Sondra Thiederman, Ph.D.
Although there still are cases of blatant bias in the workplace, most practitioners believe that the real enemy of diversity is a more subtle, less-conscious kind of discrimination. I like to call them “Guerilla Biases.” Like guerilla warriors who hide in stands of lush foliage, Guerilla Biases lie concealed behind good intentions, kind words, and even thoughtful acts. They are based on the perverse premise that all women, emerging groups, people with disabilities, and those who are outside the so-called “majority” population are to some degree fragile, quick to explode, or in need of special treatment. This way of thinking can lead managers to do and say a variety of things that seriously compromise an organization’s diversity efforts.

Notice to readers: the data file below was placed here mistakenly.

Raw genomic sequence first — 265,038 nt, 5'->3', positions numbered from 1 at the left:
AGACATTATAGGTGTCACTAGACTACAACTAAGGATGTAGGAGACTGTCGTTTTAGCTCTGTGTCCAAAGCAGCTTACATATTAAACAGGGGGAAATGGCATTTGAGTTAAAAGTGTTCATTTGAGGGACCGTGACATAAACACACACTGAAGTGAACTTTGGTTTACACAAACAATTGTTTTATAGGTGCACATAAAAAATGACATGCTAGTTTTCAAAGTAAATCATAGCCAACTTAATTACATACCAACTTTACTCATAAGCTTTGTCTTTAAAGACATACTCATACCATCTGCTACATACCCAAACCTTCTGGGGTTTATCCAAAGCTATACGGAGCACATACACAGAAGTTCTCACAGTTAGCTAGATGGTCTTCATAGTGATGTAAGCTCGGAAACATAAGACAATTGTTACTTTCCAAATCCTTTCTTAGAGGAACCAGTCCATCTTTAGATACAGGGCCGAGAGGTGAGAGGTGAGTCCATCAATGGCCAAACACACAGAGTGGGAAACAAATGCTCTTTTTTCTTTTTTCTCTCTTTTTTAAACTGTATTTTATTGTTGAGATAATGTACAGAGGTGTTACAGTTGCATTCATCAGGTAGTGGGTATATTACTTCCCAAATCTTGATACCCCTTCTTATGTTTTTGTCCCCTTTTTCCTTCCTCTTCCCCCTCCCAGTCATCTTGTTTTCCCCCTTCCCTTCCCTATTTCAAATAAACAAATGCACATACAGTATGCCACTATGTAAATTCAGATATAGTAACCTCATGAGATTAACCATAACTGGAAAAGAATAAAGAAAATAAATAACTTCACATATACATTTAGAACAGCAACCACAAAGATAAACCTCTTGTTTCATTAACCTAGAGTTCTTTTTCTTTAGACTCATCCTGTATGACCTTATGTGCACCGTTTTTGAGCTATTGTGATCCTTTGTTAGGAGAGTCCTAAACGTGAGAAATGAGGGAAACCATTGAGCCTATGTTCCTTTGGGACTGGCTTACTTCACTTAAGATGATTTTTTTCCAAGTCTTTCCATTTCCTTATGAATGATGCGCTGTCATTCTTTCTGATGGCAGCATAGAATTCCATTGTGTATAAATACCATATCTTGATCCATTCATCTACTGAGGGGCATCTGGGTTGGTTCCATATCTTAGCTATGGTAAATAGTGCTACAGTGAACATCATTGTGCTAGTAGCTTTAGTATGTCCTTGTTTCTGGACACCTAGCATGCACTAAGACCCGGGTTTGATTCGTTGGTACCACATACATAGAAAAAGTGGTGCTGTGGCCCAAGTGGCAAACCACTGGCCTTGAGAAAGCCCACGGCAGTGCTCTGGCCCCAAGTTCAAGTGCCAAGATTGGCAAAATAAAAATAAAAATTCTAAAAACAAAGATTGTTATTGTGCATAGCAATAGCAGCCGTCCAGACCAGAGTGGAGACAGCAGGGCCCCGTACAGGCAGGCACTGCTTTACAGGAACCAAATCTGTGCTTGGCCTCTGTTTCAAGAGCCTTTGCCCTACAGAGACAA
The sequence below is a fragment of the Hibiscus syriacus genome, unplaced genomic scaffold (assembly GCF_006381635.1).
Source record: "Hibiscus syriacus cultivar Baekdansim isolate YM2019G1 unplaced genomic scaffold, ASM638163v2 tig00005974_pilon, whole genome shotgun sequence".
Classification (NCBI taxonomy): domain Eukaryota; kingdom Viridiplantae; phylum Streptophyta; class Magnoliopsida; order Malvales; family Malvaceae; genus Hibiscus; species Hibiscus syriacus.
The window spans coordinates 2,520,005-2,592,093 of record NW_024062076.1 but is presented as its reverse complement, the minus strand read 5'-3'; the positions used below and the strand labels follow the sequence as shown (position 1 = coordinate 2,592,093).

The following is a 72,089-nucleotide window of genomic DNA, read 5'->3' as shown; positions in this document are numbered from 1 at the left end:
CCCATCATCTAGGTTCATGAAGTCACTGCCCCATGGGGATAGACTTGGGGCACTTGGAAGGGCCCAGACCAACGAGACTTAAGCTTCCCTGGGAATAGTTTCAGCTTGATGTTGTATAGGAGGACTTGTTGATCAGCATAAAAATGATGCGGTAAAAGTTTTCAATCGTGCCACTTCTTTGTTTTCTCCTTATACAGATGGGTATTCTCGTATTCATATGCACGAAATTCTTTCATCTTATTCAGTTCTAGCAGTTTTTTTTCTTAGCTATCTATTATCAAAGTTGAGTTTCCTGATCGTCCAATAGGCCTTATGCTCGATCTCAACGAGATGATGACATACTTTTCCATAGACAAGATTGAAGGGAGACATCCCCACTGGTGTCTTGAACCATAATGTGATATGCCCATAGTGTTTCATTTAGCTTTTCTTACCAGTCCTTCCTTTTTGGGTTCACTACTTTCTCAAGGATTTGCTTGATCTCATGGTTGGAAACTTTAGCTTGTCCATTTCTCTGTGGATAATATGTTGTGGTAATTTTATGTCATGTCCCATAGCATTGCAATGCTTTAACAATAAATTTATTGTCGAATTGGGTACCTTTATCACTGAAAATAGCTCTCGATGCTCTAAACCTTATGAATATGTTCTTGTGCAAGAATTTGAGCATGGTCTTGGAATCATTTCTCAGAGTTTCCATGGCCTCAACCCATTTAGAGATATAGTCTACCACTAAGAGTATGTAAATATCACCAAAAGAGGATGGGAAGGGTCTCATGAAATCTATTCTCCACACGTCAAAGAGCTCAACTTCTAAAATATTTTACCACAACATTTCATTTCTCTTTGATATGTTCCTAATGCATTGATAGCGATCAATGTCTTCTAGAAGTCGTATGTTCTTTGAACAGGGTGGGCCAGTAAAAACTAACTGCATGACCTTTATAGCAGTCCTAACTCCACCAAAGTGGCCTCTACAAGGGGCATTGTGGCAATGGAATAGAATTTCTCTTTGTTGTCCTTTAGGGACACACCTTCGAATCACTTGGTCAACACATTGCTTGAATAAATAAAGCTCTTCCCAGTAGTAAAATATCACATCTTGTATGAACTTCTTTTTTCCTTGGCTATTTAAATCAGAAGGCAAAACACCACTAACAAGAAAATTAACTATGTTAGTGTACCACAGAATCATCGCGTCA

When I was conducting research for my book, Making Diversity Work, Roger Ackerman, former Chairman and CEO of Corning, Inc., called attention to one particularly destructive example of Guerilla Bias when he said, “The root of all evil is bad supervisors who give appraisals without being candid.” I would modify his quote just a bit to say, “The root of all evil is biased supervisors who give appraisals without facing their biases.” As Ackerman understood, managers who are afflicted with Guerilla Bias are in danger of pulling their punches when providing feedback to so-called “minority” groups. They are apt to say to themselves that they “want to be nice” or “don’t want to be discouraging” so they fail to provide the coaching needed to help that person succeed.